Husker basketball coach Doc Sadler announced today that Christopher Niemann, a 6'10" transfer from Germany, retore his ACL last week. Niemann originally injured his knee in March and was cleared to resume playing when the knee failed again. An erie parallel with the case of quarterback Kody Spano, who tore his ACL in spring practice and then reinjured it early in preseason practice.
Coincidence? Maybe. But just the same, that should raise eyebrows in the Nebraska athletic department to look into this situation further. In both of these cases, I was surprised to hear that both players were already cleared to return to action four to five months after ACL surgery. All ACL injuries are not the same, but the general rule seems to be six to nine months. And in actuality, it may take up to a year to fully recover the balance and agility in the knee; a condition known as proprioception.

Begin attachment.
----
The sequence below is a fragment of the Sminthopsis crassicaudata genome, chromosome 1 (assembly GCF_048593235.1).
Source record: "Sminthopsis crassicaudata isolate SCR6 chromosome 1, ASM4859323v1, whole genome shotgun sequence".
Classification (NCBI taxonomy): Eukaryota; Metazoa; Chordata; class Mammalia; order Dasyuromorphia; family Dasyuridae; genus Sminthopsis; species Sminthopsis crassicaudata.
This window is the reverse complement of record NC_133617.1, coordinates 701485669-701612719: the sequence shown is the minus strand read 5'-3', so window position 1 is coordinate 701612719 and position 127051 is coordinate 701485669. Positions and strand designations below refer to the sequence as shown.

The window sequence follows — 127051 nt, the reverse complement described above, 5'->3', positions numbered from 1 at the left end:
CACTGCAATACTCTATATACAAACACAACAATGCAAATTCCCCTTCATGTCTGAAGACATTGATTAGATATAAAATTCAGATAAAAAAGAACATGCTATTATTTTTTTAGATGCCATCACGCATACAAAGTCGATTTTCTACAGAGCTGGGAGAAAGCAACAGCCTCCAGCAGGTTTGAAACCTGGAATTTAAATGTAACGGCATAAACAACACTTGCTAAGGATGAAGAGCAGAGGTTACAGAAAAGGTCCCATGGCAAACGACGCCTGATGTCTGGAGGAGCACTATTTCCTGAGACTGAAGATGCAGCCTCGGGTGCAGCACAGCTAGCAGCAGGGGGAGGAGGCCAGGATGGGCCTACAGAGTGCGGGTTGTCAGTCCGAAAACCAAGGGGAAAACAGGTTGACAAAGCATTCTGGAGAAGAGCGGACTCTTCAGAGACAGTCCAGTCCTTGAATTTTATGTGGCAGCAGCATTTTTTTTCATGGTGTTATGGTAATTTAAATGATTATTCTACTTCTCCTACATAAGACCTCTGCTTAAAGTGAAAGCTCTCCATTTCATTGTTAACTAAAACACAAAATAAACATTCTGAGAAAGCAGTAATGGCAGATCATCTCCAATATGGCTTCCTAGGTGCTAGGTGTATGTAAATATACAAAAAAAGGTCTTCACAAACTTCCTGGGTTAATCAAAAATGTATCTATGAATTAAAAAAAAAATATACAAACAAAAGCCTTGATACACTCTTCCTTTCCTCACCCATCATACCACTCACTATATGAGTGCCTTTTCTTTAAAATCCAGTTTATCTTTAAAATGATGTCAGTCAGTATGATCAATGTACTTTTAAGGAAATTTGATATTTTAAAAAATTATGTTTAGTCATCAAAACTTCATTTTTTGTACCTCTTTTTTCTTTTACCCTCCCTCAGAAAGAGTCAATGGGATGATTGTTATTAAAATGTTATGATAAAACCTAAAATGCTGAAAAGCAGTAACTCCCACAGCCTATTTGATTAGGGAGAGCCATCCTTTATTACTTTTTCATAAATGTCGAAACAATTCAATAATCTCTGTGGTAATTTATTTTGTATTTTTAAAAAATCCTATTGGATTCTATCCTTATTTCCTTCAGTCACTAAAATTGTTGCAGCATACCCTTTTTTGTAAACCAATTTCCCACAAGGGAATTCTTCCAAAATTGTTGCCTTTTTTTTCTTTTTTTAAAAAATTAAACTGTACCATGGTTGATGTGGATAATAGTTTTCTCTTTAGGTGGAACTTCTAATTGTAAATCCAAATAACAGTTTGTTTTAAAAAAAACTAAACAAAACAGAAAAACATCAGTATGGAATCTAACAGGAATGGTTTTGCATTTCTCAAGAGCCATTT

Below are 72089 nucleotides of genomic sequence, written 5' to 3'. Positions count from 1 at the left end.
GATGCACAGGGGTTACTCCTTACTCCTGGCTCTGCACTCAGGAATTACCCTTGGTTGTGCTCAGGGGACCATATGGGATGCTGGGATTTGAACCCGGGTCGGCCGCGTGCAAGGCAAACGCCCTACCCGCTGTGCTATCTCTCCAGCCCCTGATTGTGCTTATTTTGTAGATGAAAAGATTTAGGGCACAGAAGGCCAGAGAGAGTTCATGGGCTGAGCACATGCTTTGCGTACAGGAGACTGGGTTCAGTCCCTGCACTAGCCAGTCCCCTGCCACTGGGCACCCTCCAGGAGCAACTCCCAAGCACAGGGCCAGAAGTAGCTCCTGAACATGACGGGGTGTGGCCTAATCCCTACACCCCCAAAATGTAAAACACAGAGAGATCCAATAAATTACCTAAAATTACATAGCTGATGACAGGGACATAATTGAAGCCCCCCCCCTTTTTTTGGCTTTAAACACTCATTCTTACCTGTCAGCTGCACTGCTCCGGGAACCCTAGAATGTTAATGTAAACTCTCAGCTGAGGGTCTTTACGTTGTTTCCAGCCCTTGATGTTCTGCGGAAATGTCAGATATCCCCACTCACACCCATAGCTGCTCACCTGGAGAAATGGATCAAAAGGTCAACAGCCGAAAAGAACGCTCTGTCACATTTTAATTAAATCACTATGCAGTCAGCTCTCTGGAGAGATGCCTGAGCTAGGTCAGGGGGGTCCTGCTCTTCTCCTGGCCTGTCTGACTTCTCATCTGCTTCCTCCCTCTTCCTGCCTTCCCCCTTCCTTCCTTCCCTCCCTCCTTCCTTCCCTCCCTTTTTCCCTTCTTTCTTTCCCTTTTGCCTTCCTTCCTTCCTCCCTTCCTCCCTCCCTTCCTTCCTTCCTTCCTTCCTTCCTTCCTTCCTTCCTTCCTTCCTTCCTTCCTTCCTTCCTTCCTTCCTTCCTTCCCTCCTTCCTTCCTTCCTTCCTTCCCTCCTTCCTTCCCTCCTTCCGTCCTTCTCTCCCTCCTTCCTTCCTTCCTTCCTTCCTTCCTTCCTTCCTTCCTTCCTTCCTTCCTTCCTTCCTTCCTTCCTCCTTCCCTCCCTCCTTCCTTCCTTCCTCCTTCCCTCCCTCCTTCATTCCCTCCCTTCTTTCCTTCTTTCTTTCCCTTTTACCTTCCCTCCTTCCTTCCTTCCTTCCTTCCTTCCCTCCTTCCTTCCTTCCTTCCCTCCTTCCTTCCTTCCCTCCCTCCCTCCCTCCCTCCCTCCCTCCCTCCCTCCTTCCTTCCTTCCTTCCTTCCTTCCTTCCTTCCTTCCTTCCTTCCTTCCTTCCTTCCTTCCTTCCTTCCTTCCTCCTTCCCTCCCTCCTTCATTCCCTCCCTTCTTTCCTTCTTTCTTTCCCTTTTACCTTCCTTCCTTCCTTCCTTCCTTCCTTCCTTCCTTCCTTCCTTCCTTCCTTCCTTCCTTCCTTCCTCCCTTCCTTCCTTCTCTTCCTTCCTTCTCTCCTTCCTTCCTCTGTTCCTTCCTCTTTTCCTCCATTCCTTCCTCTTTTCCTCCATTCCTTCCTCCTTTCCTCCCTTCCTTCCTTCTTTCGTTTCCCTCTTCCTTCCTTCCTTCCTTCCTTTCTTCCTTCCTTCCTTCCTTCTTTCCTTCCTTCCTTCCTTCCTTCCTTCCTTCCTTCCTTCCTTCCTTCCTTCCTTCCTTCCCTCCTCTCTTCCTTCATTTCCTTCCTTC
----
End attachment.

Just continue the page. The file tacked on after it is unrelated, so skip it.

In the cases of Spano and Niemann, it's only natural to raise questions about what went wrong. Was there something wrong with the original surgeries? Was there something wrong with the rehabilitation plan? Was it simply bad luck? Or were these athletes prematurely cleared to resume competitive play? Only medical experts are qualified to answer those questions, not armchair quarterbacks and bloggers (even if they've stayed at a Holiday Inn Express). But the question is valid.
And hopefully it's being asked in the Husker athletic program, as it's only inevitable that another athlete will suffer an ACL injury.